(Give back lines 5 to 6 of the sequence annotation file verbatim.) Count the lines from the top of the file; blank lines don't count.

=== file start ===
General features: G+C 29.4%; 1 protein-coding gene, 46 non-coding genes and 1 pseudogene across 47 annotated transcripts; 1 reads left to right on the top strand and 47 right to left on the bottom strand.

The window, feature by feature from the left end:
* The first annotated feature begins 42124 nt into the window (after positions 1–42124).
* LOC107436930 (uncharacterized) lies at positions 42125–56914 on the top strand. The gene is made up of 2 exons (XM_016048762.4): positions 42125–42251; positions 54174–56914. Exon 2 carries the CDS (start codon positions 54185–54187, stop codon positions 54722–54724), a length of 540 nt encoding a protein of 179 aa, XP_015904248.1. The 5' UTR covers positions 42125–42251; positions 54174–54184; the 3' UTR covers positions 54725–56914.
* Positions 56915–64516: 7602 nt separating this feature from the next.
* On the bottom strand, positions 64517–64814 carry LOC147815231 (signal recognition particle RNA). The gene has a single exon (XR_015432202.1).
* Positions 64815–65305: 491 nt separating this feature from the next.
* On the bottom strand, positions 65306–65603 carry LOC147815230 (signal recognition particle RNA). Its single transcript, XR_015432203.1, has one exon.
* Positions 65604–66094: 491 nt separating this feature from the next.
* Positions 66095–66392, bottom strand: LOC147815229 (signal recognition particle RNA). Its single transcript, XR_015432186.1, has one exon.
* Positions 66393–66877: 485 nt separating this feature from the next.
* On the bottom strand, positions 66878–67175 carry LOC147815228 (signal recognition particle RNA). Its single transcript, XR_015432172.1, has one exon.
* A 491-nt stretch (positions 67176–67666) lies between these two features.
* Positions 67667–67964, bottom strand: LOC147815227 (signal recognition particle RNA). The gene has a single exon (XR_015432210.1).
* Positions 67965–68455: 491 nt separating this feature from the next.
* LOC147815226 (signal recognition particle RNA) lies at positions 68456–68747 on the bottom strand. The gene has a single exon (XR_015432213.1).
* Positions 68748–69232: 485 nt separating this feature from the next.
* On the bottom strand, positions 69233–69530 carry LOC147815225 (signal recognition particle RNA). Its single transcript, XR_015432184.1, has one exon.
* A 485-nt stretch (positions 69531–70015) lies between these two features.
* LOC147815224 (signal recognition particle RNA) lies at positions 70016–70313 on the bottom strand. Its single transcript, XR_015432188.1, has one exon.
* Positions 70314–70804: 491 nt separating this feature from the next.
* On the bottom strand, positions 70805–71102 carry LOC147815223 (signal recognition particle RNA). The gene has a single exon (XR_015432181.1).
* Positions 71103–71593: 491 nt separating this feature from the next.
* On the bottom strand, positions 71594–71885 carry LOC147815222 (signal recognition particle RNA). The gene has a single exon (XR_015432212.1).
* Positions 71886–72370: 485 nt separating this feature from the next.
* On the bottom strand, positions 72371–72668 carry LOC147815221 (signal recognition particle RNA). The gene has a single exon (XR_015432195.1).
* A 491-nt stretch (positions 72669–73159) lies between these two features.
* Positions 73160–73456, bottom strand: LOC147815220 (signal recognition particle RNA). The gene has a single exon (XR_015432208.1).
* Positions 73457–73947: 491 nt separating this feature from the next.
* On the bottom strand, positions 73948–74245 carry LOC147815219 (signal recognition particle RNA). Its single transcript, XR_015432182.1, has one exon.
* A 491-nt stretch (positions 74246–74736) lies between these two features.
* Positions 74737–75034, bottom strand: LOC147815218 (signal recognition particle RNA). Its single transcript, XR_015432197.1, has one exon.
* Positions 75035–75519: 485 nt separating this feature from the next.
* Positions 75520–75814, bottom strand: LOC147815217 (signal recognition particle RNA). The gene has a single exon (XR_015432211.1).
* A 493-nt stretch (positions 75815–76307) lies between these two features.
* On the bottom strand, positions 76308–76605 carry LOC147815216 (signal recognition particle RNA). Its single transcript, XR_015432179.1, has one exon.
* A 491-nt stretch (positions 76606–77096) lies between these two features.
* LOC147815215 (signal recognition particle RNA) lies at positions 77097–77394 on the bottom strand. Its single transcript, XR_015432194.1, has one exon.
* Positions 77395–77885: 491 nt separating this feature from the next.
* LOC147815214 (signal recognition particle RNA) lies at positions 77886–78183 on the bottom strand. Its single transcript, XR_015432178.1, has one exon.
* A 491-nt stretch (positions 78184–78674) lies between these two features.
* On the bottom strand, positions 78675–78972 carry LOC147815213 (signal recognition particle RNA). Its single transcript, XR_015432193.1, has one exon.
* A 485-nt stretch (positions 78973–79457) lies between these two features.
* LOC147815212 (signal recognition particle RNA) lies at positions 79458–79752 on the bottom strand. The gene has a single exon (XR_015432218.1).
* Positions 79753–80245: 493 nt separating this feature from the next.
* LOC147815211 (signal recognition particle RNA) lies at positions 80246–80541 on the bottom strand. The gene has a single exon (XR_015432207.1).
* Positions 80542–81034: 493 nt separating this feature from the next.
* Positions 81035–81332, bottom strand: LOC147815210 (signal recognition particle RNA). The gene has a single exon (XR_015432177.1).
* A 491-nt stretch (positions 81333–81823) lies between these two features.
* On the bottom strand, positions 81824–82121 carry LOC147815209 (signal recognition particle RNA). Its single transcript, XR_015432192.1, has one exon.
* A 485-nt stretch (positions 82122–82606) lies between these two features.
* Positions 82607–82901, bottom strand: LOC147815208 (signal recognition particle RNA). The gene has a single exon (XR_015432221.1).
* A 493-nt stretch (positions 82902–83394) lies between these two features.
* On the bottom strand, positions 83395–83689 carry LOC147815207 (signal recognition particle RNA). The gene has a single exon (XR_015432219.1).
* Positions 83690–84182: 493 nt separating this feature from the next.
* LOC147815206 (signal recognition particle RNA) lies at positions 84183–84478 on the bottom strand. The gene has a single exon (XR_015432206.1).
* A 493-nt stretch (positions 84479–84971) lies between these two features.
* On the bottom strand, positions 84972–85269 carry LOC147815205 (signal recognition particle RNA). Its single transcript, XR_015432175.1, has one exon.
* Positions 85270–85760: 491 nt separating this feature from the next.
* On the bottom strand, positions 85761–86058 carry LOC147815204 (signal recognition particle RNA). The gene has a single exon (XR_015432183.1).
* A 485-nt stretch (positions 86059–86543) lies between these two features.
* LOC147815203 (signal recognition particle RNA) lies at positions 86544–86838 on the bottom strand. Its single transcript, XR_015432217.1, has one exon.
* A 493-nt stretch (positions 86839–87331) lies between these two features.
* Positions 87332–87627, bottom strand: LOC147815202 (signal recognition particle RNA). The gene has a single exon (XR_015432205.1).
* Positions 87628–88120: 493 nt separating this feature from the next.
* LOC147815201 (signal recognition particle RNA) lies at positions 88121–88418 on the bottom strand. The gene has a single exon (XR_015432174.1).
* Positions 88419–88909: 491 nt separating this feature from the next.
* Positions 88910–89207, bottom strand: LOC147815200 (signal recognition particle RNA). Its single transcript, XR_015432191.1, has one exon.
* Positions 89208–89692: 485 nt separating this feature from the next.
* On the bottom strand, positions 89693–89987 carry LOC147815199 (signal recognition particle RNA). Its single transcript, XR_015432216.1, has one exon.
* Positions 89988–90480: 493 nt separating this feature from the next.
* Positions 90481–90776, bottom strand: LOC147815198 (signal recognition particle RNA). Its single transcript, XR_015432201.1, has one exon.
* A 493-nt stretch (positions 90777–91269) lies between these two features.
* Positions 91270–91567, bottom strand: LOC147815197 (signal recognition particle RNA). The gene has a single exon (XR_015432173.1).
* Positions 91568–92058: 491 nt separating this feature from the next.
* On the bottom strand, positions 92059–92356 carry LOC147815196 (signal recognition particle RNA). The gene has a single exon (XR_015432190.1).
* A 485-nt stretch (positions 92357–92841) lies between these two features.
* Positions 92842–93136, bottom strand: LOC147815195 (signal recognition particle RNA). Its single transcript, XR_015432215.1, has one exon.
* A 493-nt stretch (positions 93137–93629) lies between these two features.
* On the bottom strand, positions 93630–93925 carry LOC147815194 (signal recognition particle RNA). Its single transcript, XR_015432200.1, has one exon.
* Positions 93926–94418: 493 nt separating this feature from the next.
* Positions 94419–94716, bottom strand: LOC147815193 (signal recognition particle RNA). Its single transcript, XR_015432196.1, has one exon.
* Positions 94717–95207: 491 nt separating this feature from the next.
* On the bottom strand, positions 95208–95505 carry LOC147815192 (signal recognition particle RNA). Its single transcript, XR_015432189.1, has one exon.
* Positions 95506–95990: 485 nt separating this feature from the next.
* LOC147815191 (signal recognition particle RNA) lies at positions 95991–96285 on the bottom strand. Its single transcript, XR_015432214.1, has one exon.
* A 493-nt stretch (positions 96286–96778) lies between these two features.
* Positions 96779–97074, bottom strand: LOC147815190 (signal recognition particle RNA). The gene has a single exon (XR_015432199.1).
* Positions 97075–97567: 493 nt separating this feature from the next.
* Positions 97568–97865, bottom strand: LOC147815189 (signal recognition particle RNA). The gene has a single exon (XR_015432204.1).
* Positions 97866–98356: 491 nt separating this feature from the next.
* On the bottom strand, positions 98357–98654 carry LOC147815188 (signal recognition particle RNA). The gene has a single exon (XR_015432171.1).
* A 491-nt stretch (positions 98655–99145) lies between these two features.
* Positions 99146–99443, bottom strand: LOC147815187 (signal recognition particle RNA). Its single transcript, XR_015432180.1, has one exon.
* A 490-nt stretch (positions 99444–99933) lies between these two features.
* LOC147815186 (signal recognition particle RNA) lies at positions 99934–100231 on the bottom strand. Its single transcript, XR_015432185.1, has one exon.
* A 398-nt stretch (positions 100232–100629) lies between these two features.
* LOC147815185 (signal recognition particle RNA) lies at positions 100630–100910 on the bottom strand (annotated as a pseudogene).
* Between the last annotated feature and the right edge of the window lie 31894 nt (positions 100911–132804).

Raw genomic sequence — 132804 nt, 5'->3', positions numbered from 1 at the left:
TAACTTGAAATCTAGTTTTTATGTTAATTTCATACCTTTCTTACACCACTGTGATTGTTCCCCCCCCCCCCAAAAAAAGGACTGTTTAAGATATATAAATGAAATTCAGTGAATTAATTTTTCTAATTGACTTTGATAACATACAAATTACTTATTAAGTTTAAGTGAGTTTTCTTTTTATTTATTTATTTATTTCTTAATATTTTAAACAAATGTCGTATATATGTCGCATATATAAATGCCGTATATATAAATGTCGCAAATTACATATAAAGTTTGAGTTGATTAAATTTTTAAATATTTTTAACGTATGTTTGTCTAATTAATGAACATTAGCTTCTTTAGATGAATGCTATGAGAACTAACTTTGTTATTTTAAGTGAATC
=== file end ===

* Positions 56915–64516: 7602 nt separating this feature from the next.
* On the bottom strand, positions 64517–64814 carry LOC147815231 (signal recognition particle RNA). The gene has a single exon (XR_015432202.1).